1) once you start fraternising with your own kind over here, particularly in Berlin and other big cities, it is all too easy to stay in the pack forever. I want to meet natives, goddammit; I want to learn their customs, partake in their rituals and try on the loincloths, you know? And I am of the opinion that one of the best ways to do that is just to dive straight in Bruce-Parry style and drink the cow’s blood.
2) The site is, despite its many friendlinesses, one of the most hostile online environments I have ever witnessed.

The discussion forums are the nucleus of the whole operation, and just a cursory glance around the various threads seems to suggest that if these discussions were taking place in a pub rather than online people would be hitting each other with tankards and chucking Pilsner at each other. There is not a single topic that doesn’t seem to at some point spontaneously take a horrible and bitter turn and become bewilderingly insulting and aggressive. Take the case of a poor, confused student who simply wanted to move to Berlin and get a job there for a bit. He turned to the website hoping for a little support and some suggestions from the friendly ex-pat community; what he got instead was a textbook case of the lace-curtain twitchers, as the members berated him for coming over here, stealing our jobs… “It’s hard enough to get a job as a real Berliner without you thoughtless hippies coming here and thinking you’ll just find work,” complained a variety of non-real-Berliners who had come here and just found work in the place in question. 


But the EHEC discussion is one of the worst. How can people get so toxic and so vicious about an impersonal disease? The thread, beginning with a mild discussion of the risks, devolved into personal attacks so fast you’d think they were trying to be a metaphor for a virulent mutated strain of some horrible intestinal virus. One member immediately mounted her skyscraper-high horse and declared that vegetarians have known for years that you don’t need any of the risk foods if you have soy in your life, while another quite jarringly but with astonishing confidence compared EHEC to the horrible Love Parade incident a while back where a few poor people got crushed to death at a music festival due to overcrowding. No, I don’t really understand why either, but when asked to explain his comment he simply responded with, “Well I don’t see why I should and I don’t like your tone, but all I’m saying is that the government just sat and allowed innocents to die brutally.”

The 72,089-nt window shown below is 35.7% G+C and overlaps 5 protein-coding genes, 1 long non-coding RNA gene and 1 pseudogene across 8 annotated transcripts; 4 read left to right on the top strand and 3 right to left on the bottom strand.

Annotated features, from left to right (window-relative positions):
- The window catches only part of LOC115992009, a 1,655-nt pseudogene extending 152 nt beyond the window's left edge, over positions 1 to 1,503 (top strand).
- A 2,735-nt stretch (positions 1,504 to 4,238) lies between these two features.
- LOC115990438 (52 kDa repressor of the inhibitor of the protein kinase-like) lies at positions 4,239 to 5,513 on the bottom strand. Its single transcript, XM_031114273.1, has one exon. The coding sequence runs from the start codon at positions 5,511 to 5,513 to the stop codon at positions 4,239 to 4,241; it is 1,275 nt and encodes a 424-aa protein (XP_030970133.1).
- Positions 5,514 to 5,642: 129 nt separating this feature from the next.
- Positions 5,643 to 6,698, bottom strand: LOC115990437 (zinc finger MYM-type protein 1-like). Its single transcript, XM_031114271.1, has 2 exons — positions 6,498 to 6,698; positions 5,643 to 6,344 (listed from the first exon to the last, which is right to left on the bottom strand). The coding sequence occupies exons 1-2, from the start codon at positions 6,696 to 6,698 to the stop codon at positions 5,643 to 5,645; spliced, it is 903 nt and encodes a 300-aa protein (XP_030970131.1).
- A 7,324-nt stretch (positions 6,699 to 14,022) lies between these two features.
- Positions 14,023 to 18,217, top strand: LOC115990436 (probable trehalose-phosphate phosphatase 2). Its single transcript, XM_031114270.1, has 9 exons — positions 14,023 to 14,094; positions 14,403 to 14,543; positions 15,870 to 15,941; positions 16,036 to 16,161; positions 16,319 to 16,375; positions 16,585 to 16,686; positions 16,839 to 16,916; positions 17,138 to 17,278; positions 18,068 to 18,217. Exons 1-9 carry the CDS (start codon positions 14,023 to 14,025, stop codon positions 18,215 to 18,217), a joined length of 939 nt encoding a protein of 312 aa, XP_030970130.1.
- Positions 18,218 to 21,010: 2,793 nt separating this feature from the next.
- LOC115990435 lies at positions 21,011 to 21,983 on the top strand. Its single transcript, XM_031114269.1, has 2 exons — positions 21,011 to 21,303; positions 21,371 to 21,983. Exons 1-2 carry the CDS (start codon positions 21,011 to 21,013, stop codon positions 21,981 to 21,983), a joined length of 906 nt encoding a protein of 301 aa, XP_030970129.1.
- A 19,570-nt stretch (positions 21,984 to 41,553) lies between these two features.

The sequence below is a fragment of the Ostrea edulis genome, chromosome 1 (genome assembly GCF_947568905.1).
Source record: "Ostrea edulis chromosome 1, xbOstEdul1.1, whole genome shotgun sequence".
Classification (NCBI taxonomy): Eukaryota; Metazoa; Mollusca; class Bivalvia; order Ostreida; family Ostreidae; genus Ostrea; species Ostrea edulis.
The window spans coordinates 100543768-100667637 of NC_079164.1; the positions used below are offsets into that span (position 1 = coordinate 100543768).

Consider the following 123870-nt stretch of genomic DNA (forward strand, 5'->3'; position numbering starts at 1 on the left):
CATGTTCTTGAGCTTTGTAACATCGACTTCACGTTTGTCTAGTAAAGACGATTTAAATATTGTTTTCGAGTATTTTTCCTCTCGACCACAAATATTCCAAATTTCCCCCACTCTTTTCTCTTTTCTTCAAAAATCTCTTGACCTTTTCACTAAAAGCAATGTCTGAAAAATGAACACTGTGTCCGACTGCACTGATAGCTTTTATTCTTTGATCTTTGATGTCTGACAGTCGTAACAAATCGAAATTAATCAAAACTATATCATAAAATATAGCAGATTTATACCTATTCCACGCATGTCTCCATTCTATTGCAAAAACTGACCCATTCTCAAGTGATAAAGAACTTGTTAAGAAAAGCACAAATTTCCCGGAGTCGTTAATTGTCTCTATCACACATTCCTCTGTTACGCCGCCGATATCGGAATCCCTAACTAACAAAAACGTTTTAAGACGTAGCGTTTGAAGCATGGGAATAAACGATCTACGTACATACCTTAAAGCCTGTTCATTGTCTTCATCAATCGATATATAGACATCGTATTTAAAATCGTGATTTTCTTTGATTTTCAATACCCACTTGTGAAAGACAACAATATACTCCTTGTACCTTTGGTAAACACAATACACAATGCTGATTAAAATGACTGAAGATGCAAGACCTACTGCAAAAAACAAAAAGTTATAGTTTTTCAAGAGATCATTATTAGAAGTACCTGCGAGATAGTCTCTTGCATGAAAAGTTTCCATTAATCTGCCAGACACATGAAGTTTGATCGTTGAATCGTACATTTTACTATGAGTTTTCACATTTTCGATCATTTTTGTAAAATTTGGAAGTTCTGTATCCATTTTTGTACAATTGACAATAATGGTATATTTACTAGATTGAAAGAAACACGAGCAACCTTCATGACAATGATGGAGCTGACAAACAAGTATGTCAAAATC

This doesn’t particularly have a moral except to say that it’s fascinating how a resource that is supposed to create a sense of unity and support so often falls back on hostility and conflict. There are hundreds of members throughout the country, and they all clearly get something out of it, but between the lines there’s a kind of ‘I know what I’m doing here, but what are you doing here??’ feel to the whole thing. 


But let me use this to give advice to anyone thinking of coming here on their year abroad: don’t rely on the ex-pat and foreign student support services you might find here. They may help you find you find your feet, but you will do much better to get out there and find your own mini-community who are there for you – not because you have a life situation in common but because you have stumbled upon each other and find each other worthwhile human beings. It’s not easy and it’s definitely slow going, but in the end when you are lying in your hospital bed with EHEC you’ll want people at your side and not an open laptop.


P.S. The picture at the top of this post is from the Bear Pit Karaoke session which takes place every Sunday at the Mauerpark Flea Market. It began some years ago when a crazy Irish dude saw the mini-Colosseum stage in the park and decided to set up a speaker and a microphone so that people could make idiots of themselves in the most public way possible outside of the broadcasting networks. It became so popular so fast that he now has a karaoke buggy with speakers and laptop and sound equipment bolted on, a loyal girlfriend who fiddles with his cables (no, she really does) and a waiting list of people dying to sing their favourite song. The event always begins with this beardy and formidable bear of a man singing the German version of “My Way” (‘Mein Leben’) and he himself has become such a legend that this time a woman leapt out of the audience to hand him a single white rose, which he unfortunately snapped in his sheer passion. The talent is…variable, ranging from the lanky Bowie-a-like who sang a sultry version of ‘Summertime’ without music to the woman who sung ‘Beat It’; she had dressed up as Michael Jackson, learned the dance and even done her hair as the Jacko, but evidently was so wrapped up in her preparation that it never crossed her mind to ever once in her life LISTEN TO THE SONG. “Beat it…beat it…bea…beat it…it…b…beat…beat it….” For an excruciating four minutes.